Thursday, February 20, 2014

Girl Power: WONDER WOMAN #310

In the previous two issues of Wonder Woman, a gypsy survivor of the Holocaust named Zenna Persik used her powers to swap bodies with Black Canary.  This resulted in Dinah getting captured by a mad scientist bent on world domination yada yada yada, and Wonder Woman and Zenna (in Canary's body) had to go stop him.  The two-part story ended with everyone getting their bodies back and Zenna sacrificing herself to kill the mad doctor.

Wonder Woman #310: "All's Fair" is written by Dan Mishkin with art by guest penciler Mark Beachum and inks by Pablo Marcos.  It was published in December, 1983.

The story begins with Dinah and Diana playing Null-Grav Handball, the kind of competitive sport they don't play at the Winter Olympics because the athletes need access to the Justice League Satellite to play.

Black Canary calls for a timeout so she can catch her breath.  She makes the excuse that her play was disrupted by Wonder Woman dropping the bombshell that she plans to reveal her secret identity to Colonel Steve Trevor.

Woah! Waitaminute... Hippolyta bequeathed the powers and title of Wonder Woman on Artemis thousands of years ago!  Is there some kind of crisis looming in the near future that'll ret-con this little factoid?

Anyway, Wonder Woman continues the tale.  Back in Homeric times when Greece was carved up into city states, a powerful and charismatic ruler name Cleon is leading his forces across the Aegean Sea when angry waves of Poseidon wreak havoc on his fleet.  Cleon's ship is destroyed and all aboard are dumped into the sea sure to drown.

The ancient Wonder Woman, Artemis, helps the storm-tossed sailers and dives deep underwater to rescue Cleon.  She carries him to safety and flies off, but not only does Cleon owe her his life, he's quite infatuated by her beauty.  But one of Cleon's lieutenants has been possessed by Ares, the God of War, who gives him some, let's say questionable advice on romance.

Ares tells the young Amazon princess that she could be the greatest warrior queen with his support, but she rejects him and goes to see Cleon.  Eros strikes the man with an arrow of love and Cleon and Artemis give in to their passions.  They become lovers and conquerors, ravaging neighboring cities and ravishing each other.

Their lust for power consumes them so that Cleon wants Artemis to lead them to conquer her sister Amazons on Paradise Island.  Artemis refuses, though.  She will not willingly betray Queen Hippolyta--"willingly" being the key word there.

Sometime later, while they're getting it on under a tree, the Ares-possessed soldier tells Artemis and Cleon that Hippolyta has fallen in battle.  Distraught with grief, Artemis leaves Cleon and their army to sail back to the secret home of the Amazons.

Once there, she discovers that Hippolyta is alive and well.  And, of course, Cleon's fleet followed her.  The queen demands to know why Artemis would betray her sisters by bringing a hostile force to their shores.

The Amazons defend their island, and though the battle is fierce, they prove to be the superior army, killing most of the invaders.  Artemis is prepared to slay her queen when Hippolyta realizes that an insidious presence is the cause of this battle.

Hippolyta exposes Ares' manipulative involvement in the current strife.  In a rage, Artemis blames Cleon and threatens to kill him despite his protestations that he really did love her.  In the end, she cannot execute him, because she too really did love Cleon.  But the treachery of Man's World has left a permanent shame on Artemis and she flies off, abandoning her home, her people, and her lover.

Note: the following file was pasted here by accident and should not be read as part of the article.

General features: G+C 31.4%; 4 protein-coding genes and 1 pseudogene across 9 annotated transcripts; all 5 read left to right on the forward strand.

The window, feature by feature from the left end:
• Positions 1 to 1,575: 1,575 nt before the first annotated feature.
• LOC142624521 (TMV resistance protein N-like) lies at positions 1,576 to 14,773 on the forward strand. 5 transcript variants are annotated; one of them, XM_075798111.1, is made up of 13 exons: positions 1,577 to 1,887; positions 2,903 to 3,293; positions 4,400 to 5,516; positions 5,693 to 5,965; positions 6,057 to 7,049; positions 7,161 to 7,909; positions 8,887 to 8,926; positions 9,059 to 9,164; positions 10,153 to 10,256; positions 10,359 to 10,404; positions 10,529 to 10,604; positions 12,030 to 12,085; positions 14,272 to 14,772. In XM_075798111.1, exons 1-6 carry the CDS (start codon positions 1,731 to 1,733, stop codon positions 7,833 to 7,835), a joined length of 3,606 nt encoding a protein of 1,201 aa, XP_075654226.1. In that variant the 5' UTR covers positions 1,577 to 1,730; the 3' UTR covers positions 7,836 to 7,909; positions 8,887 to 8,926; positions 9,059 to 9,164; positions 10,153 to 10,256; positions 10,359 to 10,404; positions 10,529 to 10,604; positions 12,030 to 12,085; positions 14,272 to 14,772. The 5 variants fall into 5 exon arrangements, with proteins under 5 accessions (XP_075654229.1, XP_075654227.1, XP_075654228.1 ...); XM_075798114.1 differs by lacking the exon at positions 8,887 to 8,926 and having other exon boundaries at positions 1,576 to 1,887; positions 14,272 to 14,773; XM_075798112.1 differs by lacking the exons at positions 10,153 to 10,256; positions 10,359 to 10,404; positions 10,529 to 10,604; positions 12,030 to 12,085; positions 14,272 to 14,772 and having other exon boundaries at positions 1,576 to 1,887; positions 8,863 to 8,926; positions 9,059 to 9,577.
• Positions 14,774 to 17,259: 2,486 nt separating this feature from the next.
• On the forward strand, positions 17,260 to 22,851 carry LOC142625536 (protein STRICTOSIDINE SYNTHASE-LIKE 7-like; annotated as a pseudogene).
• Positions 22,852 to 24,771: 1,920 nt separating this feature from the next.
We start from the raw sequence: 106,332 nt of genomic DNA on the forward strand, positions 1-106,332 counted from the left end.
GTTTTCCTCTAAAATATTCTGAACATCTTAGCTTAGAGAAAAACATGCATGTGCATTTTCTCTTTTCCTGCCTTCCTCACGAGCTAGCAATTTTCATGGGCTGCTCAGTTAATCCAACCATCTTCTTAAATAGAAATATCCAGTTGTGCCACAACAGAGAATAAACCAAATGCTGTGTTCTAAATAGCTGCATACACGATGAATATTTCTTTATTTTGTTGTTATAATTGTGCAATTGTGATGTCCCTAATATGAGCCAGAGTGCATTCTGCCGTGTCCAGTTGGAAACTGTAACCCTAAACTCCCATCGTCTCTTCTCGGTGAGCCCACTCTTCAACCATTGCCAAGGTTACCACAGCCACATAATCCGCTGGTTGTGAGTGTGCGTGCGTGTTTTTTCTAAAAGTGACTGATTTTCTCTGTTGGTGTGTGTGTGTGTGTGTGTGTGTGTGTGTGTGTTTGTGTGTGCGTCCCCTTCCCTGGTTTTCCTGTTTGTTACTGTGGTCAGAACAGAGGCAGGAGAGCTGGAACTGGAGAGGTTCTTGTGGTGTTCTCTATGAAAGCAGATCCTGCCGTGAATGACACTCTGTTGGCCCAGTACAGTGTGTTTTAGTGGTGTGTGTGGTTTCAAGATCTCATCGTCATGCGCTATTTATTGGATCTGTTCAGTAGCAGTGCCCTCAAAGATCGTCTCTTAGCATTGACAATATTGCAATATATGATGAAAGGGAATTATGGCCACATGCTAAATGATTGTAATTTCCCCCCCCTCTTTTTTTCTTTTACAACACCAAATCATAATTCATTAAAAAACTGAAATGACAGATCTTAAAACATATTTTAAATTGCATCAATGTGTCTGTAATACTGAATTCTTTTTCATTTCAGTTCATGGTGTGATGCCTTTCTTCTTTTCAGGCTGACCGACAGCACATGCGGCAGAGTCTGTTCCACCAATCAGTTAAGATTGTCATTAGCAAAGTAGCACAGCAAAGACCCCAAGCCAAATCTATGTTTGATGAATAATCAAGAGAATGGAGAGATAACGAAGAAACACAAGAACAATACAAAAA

This is a total filler issue, but it's a pretty enjoyable one.  Mishkin kills some time waiting for Don Heck to return to the main story, and in the meantime tells a nice little parable of love and duty.  Even though the story sounds like a perfect example of why Diana should not commit herself to Steve Trevor, she sees the opposite as true.  She sees the deception between Cleon and Artemis as their downfall.

Mark Beachum's art is pretty great throughout this story.  I can't think of what else I've seen him draw, but his style strikes me as a cross between Gene Colan and George Perez, and that's pretty high praise indeed.  His panel construction and layouts especially remind me of Perez only more freeform and spread out.  Take a look at Page 7 up above and see how he blocks the eight panels on that page.

Black Canary for her part serves as the audience and reader.  It's nice that Mishkin continued to include her after the adventures of the past two months, and Beachum makes her look terrific, but really, Dinah could have been replaced by any League member and the story wouldn't have changed.

1 comment:

  1. This is one of my favourite WW preCrisis issyer and I'll tell you why - at a time when most DC books were preparing themselves for COIE and its ramifications WW was still putting out superb stuff wuth long running story lines such as here where Diana debates whether to tell Steve hdr secret identity ( which she almost came close to destroying altogether in issue 300 which you reviewed on your Sandman blog).
    Yes there was a WW before Diana! We saw her in issues 301 and 302 of this title. And the lost Amazon tale Diana mentioned here wSas evocative of the sub plot involving the South American Amazons we already knew of. This issue might look like a filler but it beautifully illustrated the myriad sub plots that made this early 80s WW so entertaining.
    But speaking of superb illustration. ..Mark Beachum's art here is lovely. I first noticed him on a three part Huntress back up he did in WW and immediately wrote in to DC demanding he start drawing WW. I didn't get it published!
    His finely structured panels are eye pleasingly perfect. Do check out his Huntress work. Whatever became of him?!?